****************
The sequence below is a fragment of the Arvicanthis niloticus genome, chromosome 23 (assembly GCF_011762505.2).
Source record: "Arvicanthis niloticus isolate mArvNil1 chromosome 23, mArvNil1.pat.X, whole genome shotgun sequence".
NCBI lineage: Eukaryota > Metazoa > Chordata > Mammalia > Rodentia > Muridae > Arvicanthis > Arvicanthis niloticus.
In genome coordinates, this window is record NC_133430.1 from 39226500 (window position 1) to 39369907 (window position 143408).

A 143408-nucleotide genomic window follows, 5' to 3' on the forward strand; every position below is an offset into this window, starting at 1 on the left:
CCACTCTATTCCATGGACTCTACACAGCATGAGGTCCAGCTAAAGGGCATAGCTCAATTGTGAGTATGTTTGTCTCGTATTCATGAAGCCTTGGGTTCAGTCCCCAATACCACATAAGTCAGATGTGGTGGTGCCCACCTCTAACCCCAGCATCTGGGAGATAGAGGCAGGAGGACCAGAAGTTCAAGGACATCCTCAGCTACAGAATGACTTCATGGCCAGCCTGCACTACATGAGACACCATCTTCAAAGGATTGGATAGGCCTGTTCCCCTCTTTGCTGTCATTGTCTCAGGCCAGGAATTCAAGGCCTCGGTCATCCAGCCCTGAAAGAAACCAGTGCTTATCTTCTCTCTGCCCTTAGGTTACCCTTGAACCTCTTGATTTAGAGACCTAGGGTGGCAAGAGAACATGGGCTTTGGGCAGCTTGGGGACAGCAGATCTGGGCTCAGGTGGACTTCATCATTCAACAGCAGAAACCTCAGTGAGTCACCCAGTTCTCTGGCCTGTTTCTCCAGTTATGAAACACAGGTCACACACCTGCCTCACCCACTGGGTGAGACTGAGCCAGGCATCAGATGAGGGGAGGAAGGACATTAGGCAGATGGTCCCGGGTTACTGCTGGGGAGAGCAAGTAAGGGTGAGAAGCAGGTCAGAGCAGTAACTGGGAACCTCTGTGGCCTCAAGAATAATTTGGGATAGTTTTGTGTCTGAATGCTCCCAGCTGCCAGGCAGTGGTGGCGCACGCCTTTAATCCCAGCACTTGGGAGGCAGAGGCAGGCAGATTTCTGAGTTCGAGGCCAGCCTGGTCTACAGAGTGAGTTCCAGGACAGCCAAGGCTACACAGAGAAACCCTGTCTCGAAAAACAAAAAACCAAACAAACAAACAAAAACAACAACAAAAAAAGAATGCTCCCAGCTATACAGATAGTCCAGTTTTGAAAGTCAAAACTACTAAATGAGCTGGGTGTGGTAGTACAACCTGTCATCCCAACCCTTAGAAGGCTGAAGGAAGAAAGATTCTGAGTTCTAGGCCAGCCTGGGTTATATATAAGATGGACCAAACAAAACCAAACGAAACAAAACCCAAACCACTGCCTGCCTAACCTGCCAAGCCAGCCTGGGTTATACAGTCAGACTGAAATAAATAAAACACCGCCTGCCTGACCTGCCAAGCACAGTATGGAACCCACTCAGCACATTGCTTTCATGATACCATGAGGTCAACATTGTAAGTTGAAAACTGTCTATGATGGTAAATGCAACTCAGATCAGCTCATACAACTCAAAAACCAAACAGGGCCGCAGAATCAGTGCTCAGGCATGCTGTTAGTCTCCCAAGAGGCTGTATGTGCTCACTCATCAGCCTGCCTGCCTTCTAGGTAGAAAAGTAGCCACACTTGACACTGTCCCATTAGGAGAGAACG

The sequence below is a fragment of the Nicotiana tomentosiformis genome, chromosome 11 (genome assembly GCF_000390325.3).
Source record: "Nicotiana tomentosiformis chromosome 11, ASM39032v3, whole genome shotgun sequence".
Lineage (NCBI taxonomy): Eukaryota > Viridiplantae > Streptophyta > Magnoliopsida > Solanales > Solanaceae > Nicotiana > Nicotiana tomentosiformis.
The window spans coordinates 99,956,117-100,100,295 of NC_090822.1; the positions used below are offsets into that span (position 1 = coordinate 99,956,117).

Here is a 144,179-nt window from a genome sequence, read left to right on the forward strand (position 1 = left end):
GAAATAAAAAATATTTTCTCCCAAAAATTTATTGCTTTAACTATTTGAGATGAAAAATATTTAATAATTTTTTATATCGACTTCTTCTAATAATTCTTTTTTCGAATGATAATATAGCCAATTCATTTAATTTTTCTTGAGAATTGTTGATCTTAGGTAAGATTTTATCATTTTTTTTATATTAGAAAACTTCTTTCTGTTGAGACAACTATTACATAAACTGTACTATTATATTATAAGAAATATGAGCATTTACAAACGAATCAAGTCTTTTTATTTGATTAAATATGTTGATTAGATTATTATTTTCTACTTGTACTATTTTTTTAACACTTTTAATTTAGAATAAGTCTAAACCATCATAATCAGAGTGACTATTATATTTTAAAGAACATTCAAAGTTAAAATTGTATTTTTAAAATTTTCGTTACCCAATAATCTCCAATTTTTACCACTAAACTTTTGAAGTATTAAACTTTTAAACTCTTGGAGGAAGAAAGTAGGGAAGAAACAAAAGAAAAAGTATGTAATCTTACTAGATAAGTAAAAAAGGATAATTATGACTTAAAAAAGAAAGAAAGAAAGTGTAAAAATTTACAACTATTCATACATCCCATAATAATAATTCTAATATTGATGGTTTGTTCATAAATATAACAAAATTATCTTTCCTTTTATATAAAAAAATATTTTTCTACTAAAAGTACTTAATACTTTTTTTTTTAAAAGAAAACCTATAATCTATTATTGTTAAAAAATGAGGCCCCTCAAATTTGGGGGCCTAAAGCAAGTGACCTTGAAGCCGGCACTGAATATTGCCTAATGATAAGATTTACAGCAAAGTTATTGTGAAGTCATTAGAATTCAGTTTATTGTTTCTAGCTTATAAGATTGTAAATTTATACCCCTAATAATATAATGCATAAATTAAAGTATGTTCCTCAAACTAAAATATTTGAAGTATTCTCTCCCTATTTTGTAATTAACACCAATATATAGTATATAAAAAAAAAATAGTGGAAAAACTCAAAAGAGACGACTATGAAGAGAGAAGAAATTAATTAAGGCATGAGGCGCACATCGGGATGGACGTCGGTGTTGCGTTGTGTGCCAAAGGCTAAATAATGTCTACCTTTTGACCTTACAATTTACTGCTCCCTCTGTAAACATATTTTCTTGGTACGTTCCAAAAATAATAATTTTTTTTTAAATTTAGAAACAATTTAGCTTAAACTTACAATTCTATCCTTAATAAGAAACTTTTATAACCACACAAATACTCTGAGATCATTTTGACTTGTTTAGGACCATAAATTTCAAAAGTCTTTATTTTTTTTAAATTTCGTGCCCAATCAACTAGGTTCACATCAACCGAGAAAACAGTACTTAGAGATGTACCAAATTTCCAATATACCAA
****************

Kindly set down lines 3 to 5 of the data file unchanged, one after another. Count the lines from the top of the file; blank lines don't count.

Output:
NCBI lineage: Eukaryota > Metazoa > Chordata > Mammalia > Rodentia > Muridae > Arvicanthis > Arvicanthis niloticus.
In genome coordinates, this window is record NC_133430.1 from 39226500 (window position 1) to 39369907 (window position 143408).

A 143408-nucleotide genomic window follows, 5' to 3' on the forward strand; every position below is an offset into this window, starting at 1 on the left: